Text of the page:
Schlagwort-Archive: Understanding

One-sided reasoning

Just as things go wrong on a large scale, for example, the Berlin Airport or the Elbe Philharmonic Hall, every project runs into the danger of overshooting the set conditions. The control of projects is always a gamble on the shoulders of the project leaders due to the many influencers, the rarely defined power structures, and the vague specifications. They may have the mandate to hold the steering wheel in their hands, but the steering angle is severely limited by the stakeholders’ diverse and even conflicting concerns. In the end, project managers are the executing, extended arm of the contracting parties, who micromanage vital decisions. The most significant burden is primarily the fuzzy requirements that keep changing over time. However, to simplify the management of the initiative, leaders do not try to identify and consider the essential factors. They conclude based on simple-minded contingency*.

*”Contingent is something that is neither necessary nor impossible; what can be as it is (was, will be), but is also possible in other ways. The term thus denotes what is given (what is to be experienced, expected, thought, fantasized) with regard to possible otherness; it designates objects in the horizon of possible modifications.”
(see Social Systems, Niklas Luhmann)

The description of the situation becomes one-sided when only one cause and one consequence are considered. While it is impossible to identify ALL influences and effects, the blinkered shielding of adjacent possibilities inevitably leads to delays and other disadvantages. In overcoming the limited viewpoints, the following aspects will help.

  • Overcoming Maslow’s hammer
    With the growing labor division, the law of the instrument has emerged – i.e., if someone has a hammer, everything looks like a nail. When looking at a project, the financier sees only the monetary, the buyer the procurement, and the HR people the personnel aspects. The decision-makers have the whole picture in mind. However, they are also driven by their priorities – e.g., to generate savings, build reputation, and get through the week without stress. For overcoming one’s bias, the mindset supports Anything is possible. To find the given possibilities, it helps to let go of what is taken for granted, question existing structures, and think without limits.
  • Describing the focal point
    The starting point for the treatment is the printable situation description. It is always good to focus on one issue, otherwise, the solution will be diluted or even impossible. If, for example, the focus is on a project delay, then the generalized discussion of the deficits in the project work is of no use.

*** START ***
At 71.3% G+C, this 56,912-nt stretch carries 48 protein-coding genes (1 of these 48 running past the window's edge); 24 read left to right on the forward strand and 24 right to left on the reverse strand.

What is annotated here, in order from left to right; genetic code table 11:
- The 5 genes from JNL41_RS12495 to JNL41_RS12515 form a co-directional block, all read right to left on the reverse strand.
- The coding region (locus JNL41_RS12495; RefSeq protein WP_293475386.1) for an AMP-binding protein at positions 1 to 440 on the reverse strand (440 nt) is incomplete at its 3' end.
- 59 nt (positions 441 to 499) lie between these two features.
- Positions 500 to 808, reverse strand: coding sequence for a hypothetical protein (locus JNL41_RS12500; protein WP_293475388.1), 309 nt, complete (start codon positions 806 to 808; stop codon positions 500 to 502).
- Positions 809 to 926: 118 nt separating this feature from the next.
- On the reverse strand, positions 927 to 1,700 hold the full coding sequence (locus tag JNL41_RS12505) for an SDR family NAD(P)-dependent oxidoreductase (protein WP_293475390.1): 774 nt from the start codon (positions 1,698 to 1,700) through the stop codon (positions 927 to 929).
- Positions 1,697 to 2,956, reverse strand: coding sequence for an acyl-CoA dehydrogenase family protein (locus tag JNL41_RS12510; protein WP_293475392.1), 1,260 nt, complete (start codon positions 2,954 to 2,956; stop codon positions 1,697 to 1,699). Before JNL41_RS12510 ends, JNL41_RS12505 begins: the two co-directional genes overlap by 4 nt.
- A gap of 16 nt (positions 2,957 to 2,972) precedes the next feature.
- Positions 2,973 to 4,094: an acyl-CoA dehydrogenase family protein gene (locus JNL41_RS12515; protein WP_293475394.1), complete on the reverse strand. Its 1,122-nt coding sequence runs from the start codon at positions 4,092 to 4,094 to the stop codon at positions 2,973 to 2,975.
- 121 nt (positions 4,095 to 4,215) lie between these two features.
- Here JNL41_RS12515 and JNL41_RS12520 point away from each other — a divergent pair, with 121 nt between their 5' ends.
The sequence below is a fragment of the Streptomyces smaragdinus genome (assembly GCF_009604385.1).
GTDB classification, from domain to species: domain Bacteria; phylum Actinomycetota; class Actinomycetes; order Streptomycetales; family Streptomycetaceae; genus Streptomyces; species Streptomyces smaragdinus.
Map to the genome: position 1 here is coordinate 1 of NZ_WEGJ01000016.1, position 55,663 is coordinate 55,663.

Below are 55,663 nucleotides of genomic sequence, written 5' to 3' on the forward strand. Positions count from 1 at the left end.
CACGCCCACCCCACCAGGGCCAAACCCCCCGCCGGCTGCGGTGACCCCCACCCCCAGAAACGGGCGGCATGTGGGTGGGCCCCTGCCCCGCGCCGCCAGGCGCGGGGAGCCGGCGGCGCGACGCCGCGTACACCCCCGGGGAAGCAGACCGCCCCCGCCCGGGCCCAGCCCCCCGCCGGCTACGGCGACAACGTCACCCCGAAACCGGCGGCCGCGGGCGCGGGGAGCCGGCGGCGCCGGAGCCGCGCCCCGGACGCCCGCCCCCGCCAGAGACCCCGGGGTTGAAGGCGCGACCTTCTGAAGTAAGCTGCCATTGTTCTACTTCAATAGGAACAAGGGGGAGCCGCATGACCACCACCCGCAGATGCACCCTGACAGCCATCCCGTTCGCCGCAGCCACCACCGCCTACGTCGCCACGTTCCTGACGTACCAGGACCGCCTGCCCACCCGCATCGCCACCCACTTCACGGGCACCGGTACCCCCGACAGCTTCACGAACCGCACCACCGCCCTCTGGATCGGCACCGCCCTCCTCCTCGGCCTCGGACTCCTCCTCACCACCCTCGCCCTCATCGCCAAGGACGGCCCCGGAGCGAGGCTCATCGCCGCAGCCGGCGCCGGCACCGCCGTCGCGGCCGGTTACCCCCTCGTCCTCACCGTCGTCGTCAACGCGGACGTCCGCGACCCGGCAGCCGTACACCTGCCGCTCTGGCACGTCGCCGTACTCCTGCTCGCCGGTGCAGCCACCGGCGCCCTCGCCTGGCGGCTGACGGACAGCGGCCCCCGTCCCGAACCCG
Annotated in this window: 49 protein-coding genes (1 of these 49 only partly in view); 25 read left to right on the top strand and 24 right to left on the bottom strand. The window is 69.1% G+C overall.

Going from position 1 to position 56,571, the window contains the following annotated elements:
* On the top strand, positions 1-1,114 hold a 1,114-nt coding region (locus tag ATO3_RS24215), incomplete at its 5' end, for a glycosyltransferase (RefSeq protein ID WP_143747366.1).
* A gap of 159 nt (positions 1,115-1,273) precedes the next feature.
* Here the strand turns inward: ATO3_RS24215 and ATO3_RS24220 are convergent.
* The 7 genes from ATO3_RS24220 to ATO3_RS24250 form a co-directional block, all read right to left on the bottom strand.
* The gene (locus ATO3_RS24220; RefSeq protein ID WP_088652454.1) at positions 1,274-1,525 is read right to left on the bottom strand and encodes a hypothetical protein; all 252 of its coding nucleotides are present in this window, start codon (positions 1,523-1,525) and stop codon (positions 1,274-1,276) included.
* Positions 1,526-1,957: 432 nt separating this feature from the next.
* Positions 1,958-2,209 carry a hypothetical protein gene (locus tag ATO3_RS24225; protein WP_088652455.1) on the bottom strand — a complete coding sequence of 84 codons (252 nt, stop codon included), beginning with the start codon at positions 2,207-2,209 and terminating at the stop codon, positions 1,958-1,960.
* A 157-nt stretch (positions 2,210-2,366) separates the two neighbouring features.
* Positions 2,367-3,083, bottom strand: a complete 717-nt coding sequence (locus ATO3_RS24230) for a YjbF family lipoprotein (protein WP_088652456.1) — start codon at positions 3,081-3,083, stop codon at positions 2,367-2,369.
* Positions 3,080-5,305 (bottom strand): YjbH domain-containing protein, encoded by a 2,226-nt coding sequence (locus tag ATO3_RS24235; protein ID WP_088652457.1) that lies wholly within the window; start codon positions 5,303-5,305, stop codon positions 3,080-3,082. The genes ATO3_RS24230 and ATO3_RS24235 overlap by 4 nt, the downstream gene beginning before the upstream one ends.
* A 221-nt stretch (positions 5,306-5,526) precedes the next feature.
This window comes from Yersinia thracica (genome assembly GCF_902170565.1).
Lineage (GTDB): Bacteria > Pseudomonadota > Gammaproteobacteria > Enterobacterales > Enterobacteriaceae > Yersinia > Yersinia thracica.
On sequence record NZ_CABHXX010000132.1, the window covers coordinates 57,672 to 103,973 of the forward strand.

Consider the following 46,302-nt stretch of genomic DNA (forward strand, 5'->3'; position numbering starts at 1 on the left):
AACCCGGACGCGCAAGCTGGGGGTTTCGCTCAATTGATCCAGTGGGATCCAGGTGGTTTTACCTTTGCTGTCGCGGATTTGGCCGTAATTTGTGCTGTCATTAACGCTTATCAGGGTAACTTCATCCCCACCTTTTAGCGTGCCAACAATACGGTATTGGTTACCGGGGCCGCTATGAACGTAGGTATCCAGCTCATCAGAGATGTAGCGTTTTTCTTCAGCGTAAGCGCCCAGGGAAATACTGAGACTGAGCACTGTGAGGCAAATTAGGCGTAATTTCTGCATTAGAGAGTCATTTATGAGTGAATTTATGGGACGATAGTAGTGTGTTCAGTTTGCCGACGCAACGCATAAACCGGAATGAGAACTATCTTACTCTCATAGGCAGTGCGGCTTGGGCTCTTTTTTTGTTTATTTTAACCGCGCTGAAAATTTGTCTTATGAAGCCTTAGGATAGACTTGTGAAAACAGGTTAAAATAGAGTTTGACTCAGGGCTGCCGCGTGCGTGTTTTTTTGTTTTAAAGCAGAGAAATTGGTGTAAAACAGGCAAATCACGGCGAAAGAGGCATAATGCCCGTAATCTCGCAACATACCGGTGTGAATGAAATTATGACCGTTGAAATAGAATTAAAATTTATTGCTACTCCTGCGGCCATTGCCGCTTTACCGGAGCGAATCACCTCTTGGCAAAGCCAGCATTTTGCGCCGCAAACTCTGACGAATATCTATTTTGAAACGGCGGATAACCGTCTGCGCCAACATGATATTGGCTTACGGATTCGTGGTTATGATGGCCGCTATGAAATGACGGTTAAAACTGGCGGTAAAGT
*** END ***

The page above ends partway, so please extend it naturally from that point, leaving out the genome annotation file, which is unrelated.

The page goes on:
In addition to the factual points (i.e., where happens, what, when, how, and who is involved), we recognize by the stakeholders’ intentions, who have different influences on what is happening what needs to be monitored. With their description, the project leaders show their mental states through the formulations and emphases – e.g., what is important to them; what they dislike; what they need.
  • Understanding, not analyzing causes
    The likelihood that a concrete situation will result from a single cause is low. Usually, several circumstances are involved. However, the law of the instrument dictates that causes are sought only within one’s domain. Although these limitations are clear to unbiased observers, decision-makers are driven by the need to take care of situations. This is best done by assuming a monocausal case. Solving one cause does not eliminate the problem.
    Even if not all causes will be identifiable, it is crucial to take the risk to look beyond one’s nose since neighboring causes contribute to the issues. On the one hand, the look through the functional glasses is recommended: e.g., development, procurement, production, and selling and, e.g., personnel, accounting, and IT. On the other hand, considering the influences of technology, culture, organization, and economy provide additional leverage points for clarification. In any case, you must not analyze the particular areas, i.e., putting them in-depth under the microscope. It is enough to understand the causes.
  • Anticipate consequences instead of elaborating in detail
    Due to the affected areas and the various stakeholders, several consequences are always to be expected. However, since the actual effects do not appear until the future, we can only guess the effects. Here again, Maslow’s hammer impacts, which leads to the fact that we only see developments in our sphere of influence – e.g., the financier only finds monetary (dis)advantages.
    Since the future is only manifesting later, you should not cross your bridges before coming to them. Nevertheless, it is worthwhile to anticipate the neighboring consequences. To be able to react to significant futures, we develop scenarios with possible upcoming circumstances. These alternative designs of the future make statements, for example, about companies, people, business development, available technologies, the development of the economy, society, and the environment. Again, the aim is not to provide detailed descriptions but to anticipate adjacent consequences so that they are not ignored.